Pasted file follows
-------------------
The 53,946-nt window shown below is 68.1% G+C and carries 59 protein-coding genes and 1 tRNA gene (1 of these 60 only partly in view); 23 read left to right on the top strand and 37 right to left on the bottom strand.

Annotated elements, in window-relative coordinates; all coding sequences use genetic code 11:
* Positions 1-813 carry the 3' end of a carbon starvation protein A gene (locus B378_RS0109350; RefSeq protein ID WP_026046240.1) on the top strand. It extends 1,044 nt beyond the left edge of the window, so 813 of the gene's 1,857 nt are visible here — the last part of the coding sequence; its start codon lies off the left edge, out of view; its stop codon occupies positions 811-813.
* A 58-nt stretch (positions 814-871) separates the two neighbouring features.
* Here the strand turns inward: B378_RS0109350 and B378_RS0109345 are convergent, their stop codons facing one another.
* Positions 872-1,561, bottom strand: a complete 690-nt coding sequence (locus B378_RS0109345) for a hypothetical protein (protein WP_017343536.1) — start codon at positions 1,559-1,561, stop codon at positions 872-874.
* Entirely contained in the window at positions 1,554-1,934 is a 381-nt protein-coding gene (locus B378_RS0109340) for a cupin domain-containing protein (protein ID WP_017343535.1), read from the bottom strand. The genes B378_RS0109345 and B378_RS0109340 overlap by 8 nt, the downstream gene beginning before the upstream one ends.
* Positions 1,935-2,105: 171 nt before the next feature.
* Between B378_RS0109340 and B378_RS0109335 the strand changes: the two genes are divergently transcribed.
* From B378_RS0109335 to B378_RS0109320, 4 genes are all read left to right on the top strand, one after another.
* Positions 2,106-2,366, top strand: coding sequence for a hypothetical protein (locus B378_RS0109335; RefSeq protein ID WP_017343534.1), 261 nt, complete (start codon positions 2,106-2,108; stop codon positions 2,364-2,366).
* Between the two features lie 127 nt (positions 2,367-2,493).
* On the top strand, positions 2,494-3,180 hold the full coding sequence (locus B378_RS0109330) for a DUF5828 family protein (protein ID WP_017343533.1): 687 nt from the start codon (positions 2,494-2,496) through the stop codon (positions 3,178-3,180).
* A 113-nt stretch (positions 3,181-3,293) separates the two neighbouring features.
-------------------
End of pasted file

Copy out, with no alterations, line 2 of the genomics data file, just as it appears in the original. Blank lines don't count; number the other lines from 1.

Annotated elements, in window-relative coordinates; all coding sequences use genetic code 11: